Lost in the hoopla surrounding Elizabeth Dole’s potential
Presidential run and Hillary Clinton’s beatification and possible
Senate candidacy was an event that history may judge as more momentous than
either: Na’ama Batya Lewin’s student video. Entitled A
Political Wife’s Tale , it played for a couple of weeks in December
in the lobby of the School of Visual Arts, part of a show called
“Biting Imagery” that included another video starring a nun
puppet, as well as an exhibit with a series of large-scale tarot cards
featuring dead celebrities.
If the name Na’ama Batya Lewin doesn’t ring any bells,
she’s a recent S.V.A. grad and the wife of New York City Consumer
Affairs Commissioner Jules Polonetsky. A Political Wife’s Tale
is a parody–actually five of them–of those smarmy campaign ads
where politicians, who may be indulging in all sorts of depravity on the
sly, wheel out their pearlescent wives and kids around election time to
convince voters they aren’t likely to be hauled before a grand jury
any time soon.
“For more than 200 years this country has been struggling to find
the ideal politician’s wife,” a narrator intones solemnly in the
first ad as the coifed visages of First Ladies from Martha Washington and
Mary Todd Lincoln to Barbara Bush and Hillary flash across the screen.
“We need someone who cares but doesn’t get too involved–and
Na’ama won’t. We need someone who understands complex topics but
doesn’t expect her opinion to be heard. Vote Polonetsky this
If one detects an undercurrent of discontent in the ads, it’s
because Na’ama, a former reporter for the Washington Jewish
Week , didn’t aspire to be a politician’s wife when her
husband abandoned his up-and-coming legal career and ran for a State
Assembly seat in 1994, a race he won.
“It was scary to me how fast I went from being a reporter with a
byline to being Mrs. Polonetsky from Brighton Beach,” the video artist
recalled as she sat in Starbucks on a recent morning still looking like a
Barnard College English major–she graduated from the school in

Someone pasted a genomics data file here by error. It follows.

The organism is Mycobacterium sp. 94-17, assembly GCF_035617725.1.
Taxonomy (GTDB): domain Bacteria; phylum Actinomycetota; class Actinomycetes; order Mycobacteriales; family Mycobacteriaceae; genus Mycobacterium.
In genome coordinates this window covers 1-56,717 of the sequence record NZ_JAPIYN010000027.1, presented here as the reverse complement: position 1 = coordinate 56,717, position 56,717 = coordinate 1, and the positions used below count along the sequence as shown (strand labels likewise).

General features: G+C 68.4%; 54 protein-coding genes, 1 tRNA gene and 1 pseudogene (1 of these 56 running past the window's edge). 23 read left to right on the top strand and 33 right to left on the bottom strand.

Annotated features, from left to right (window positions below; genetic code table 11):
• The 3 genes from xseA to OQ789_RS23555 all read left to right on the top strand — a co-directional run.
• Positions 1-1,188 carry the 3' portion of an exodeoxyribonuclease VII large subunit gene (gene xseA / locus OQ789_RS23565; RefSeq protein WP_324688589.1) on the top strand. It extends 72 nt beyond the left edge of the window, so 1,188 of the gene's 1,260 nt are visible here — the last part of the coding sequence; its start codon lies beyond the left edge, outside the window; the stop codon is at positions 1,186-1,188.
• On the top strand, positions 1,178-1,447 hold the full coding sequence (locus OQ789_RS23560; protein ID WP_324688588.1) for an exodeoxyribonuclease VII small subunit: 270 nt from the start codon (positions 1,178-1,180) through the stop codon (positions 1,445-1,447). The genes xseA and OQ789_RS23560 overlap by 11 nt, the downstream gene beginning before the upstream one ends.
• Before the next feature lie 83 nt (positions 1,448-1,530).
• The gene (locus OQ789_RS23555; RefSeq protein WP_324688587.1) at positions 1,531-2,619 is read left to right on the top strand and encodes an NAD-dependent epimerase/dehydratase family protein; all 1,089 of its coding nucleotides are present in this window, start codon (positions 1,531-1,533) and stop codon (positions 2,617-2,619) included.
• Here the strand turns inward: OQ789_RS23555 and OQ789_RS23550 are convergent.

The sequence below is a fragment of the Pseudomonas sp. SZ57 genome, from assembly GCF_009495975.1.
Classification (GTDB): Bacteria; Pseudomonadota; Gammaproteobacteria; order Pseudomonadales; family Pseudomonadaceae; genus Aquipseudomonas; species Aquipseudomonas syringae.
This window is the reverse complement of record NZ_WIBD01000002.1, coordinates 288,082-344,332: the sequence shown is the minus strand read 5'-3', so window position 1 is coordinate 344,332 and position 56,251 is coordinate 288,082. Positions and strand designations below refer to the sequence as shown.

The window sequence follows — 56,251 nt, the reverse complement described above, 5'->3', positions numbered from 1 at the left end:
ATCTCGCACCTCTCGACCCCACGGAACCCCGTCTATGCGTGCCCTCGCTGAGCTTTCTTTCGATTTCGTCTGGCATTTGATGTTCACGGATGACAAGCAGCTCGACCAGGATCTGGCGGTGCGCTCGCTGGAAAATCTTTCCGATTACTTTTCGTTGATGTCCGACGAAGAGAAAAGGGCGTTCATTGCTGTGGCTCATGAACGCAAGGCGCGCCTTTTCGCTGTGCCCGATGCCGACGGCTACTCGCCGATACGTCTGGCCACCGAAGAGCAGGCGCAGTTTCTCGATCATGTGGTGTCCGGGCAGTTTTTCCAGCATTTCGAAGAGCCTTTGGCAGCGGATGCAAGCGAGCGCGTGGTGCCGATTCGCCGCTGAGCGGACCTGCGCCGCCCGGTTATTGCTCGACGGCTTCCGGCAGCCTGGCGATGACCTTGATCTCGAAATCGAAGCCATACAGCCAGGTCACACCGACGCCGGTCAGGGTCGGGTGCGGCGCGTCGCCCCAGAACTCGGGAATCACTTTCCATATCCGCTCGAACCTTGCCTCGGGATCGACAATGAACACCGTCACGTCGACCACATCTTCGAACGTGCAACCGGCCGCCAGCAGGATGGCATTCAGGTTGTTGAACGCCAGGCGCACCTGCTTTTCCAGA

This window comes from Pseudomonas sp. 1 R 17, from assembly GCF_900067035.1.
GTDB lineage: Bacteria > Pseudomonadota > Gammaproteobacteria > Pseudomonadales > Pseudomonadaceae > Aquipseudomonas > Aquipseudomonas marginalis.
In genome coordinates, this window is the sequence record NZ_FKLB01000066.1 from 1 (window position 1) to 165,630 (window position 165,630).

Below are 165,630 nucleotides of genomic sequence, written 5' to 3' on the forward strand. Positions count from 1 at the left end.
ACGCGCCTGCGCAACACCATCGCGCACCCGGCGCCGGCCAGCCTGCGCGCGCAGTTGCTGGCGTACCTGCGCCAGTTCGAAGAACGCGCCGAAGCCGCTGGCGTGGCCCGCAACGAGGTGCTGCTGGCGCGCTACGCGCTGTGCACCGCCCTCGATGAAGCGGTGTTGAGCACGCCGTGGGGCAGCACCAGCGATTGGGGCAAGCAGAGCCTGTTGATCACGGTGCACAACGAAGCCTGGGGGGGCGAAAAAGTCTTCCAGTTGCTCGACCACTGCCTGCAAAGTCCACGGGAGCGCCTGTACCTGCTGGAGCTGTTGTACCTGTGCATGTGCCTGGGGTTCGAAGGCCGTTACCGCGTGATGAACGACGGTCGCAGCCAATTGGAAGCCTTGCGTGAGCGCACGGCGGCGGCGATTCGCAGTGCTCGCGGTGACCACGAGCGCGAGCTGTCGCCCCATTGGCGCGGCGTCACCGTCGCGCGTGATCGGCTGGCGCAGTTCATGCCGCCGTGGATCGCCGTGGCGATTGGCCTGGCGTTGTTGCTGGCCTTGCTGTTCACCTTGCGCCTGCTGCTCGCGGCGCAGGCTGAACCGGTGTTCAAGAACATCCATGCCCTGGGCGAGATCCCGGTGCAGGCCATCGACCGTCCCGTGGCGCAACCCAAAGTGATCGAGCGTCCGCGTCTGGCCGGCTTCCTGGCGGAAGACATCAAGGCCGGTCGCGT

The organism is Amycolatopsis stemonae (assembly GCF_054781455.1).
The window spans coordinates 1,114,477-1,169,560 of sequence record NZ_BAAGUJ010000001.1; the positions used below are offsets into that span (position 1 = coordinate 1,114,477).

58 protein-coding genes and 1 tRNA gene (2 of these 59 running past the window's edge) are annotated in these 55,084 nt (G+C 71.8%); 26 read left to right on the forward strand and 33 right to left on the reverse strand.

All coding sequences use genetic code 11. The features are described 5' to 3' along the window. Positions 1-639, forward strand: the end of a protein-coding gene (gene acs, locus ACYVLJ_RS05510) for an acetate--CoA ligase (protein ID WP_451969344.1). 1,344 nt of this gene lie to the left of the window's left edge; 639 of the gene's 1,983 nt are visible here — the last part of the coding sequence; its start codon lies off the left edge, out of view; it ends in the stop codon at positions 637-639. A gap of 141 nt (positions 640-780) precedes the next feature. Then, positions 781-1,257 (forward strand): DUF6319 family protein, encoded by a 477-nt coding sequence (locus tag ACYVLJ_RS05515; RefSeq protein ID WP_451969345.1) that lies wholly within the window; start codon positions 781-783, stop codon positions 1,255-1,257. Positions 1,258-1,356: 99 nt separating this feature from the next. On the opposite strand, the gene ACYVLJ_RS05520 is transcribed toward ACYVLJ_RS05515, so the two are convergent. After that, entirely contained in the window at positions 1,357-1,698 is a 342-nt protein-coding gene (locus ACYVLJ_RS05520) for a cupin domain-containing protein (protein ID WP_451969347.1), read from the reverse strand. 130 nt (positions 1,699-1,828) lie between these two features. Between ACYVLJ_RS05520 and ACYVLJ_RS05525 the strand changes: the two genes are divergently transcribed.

1991–in a beige mock turtleneck, large silver loop earrings and a mane
of black hair.
While her husband found it gratifying when constituents called their
home late at night to discuss renovating the public library or to enlist
his assistance getting their wheelchairs replaced, Na’ama, who
didn’t possess her husband’s mastery of local issues, started to
feel like window dressing. It’s those emotions and experiences that
she exploits to highly amusing effect–particularly in an ad using
authentic footage from the 1997 Columbus Day parade where she’s
marching alongside her husband, who was running for Public Advocate at the
time, a race he lost.
At one point, the entire line of dignitaries, including the Mayor, comes
to a crisp stop while Na’ama keeps on marching–until her husband
grabs her and pulls her back. In a subsequent scene, we see him nudging her
aside as he makes a beeline for some potential voters along the barricades.
“As you can see, I’m in the way,” she noted dryly.
“I had three different friends of mine come to functions and film me.
It made me feel like I had a purpose.”
It took a while for Mr. Polonetsky to get used to it. “It was
awkward at the beginning when I’d show up at things and my wife would be there with her own camera crew,”
If it’s unusual for a politician’s wife to make subversive
videos–rarer still in the Giuliani administration, which isn’t
exactly known for freedom of expression in its commissioner corps–what